User Experience Magazine: Volume 7, Issue 1, 2008
Feature Articles: Usability in Healthcare
This article offers personal reflections on the “Mexican Manifesto on Usability and Accessibility for Government Websites” effort, which was a historic event at the UA Web conference organized by the Government of Nuevo León and the University of Monterrey, Mexico.
Latinos make up a very large market in the US, representing the second largest Spanish-speaking population in the world, but this market is grossly under-served. Though there is no shortage of material on multi-cultural usability in general, there is very little on this particular audience. My company, a large US bank, faces significant challenges – and opportunities – in addressing its Latino customers and potential customers. This article discusses a series of studies we ran with this group, looking in particular at their special characteristics and challenges.
Usability professionals often struggle with how to convince management of the importance of usability and the user experience on the success of internally-developed software. This struggle remains when management is purchasing enterprise software developed by an outside company. In these cases, ensuring that usability is a criterion by which software is evaluated is often a challenge as management is typically inundated by sales pitches and the promise of cost-reducing features, not to mention managing the software acquisition process itself. So, how does management get their information when evaluating software? What can we do to ensure usability is appropriately factored into software purchasing decisions?
Important players in the management decision-making process are technology research firms who provide evaluations and comparisons of information technology products. These firms are trusted authorities for many organizations and evaluating their reports is often an important part of management due diligence prior to making large software purchases. This article explores the treatment of usability in several product evaluations produced by two major technology research firms, and provides some recommendations for dealing with software evaluation processes that do not adequately address usability.
Goal-setting is one of those things that everyone talks about, but few people take the time to do properly. User experience practitioners, finding themselves deep in complex designs, with multiple conflicting stakeholders and tight deadlines can easily dive into their work without stopping to set and share clear, explicit goals.
In our work, we have found that having well-defined, shared goals can simplify decisions, save you time in meetings, keep you focused so you are always working on the most important issues, let you know what things you can let slide, and tell you when you are done. This article talks about how to formulate effective user experience goals and apply them to your investigations, designs,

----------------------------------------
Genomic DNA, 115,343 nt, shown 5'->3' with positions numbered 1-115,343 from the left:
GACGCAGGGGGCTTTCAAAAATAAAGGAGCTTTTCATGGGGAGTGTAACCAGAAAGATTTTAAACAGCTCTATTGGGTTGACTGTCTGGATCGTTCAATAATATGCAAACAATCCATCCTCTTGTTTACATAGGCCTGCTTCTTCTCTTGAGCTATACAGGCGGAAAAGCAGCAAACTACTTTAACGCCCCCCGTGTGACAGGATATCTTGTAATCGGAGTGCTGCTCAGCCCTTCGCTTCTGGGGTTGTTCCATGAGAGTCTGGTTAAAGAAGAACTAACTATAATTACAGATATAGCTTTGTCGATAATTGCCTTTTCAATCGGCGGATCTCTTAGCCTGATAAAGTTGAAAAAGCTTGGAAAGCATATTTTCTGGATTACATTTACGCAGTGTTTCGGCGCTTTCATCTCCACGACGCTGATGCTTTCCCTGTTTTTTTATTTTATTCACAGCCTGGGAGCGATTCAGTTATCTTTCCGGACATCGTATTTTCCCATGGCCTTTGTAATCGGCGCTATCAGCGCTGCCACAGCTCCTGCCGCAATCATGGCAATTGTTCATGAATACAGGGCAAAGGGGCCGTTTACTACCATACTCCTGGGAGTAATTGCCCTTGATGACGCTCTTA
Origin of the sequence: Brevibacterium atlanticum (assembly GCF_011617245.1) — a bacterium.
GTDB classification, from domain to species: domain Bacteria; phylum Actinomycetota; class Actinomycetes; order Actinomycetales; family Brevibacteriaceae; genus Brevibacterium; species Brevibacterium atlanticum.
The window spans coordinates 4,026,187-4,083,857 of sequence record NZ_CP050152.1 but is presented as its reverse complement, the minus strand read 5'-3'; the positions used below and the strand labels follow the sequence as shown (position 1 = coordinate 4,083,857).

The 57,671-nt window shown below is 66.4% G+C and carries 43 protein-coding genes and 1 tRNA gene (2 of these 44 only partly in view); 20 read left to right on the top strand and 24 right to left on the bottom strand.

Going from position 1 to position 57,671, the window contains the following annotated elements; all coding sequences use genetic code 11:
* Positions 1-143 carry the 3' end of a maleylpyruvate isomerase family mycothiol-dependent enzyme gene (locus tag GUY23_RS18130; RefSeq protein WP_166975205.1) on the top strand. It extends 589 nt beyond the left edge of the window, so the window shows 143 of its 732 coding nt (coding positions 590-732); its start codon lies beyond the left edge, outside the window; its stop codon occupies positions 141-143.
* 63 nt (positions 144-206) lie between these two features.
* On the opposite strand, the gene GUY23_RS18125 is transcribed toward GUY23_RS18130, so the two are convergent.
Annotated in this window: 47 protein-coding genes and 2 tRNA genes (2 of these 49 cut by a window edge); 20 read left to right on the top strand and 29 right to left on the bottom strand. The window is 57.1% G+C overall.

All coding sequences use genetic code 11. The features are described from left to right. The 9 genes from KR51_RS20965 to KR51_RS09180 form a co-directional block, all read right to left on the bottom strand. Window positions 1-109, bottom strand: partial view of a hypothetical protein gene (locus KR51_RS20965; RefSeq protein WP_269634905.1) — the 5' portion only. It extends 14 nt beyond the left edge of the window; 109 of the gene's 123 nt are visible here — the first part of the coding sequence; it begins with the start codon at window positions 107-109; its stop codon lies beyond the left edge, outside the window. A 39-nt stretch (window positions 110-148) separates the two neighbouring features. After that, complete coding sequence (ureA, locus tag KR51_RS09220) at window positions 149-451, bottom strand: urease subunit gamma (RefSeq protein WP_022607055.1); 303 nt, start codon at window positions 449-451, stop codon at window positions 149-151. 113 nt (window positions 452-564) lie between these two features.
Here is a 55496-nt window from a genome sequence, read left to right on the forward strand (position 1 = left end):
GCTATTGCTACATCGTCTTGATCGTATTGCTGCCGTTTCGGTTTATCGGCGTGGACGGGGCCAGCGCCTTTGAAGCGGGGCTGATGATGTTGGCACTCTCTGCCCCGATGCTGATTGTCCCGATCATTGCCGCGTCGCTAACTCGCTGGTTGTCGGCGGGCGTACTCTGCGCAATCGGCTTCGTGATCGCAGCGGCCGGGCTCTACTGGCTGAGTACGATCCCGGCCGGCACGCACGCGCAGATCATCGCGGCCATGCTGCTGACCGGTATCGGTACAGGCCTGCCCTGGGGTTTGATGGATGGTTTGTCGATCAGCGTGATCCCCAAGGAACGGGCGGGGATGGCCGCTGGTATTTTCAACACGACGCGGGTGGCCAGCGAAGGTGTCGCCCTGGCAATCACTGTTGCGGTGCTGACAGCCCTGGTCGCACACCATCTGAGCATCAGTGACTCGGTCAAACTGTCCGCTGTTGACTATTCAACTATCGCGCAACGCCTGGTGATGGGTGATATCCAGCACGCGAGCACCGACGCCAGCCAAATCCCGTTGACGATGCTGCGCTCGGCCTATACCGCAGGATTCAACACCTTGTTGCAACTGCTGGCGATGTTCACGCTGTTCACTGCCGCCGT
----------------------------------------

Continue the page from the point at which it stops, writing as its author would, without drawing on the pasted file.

In one of our client cases we used two complementary product concept validation methods: users acting in the field and actors performing in focus groups. Since there was neither a mock-up nor a prototype available, both methods used acting as a technique to make the concept, as well as the context of use, concrete for users, researchers, and product developers. The study was successful; our client was able to decide to continue further development of the product concept. Moreover, our client considered the schedule and the needed resources of our study very reasonable when comparing them to the delivered results.
In today's design-centric economy delivering usable, appealing products is no longer a 'nice to have' but a business imperative. Design has quickly moved to the forefront of competitive advantage, being driven by rising consumer expectations and enticing new products such as Motorola's Razr and Apple’s iPod. Business applications that cost millions to develop and deliver are no different; if they aren't usable, all that investment is wasted. User-Centered Design (UCD) organizations are the ones charged with solving the design problem and helping companies deliver world-class applications that actually get adopted. Until now, the tools UCD experts had available were paper and coded prototypes. However, these do not allow for true end-user validation and data integrity testing prior to the construction and quality assurance (QA) phases of the Software Development Lifecycle (SDLC). Now there is an elegant solution – application simulation – that gives organizations a way to quickly assemble high fidelity, interactive mockups of proposed applications before any coding happens. It also allows testing these mockups directly with users early in the process, eliminating a majority of late cycle rework cost, post-production user/customer identified enhancements, and overall user/customer adoption risks. This article explores the motivations for UCD, details the alternatives available, including application simulation; and describes some best practices on how to adopt basic UCD principles in your organization.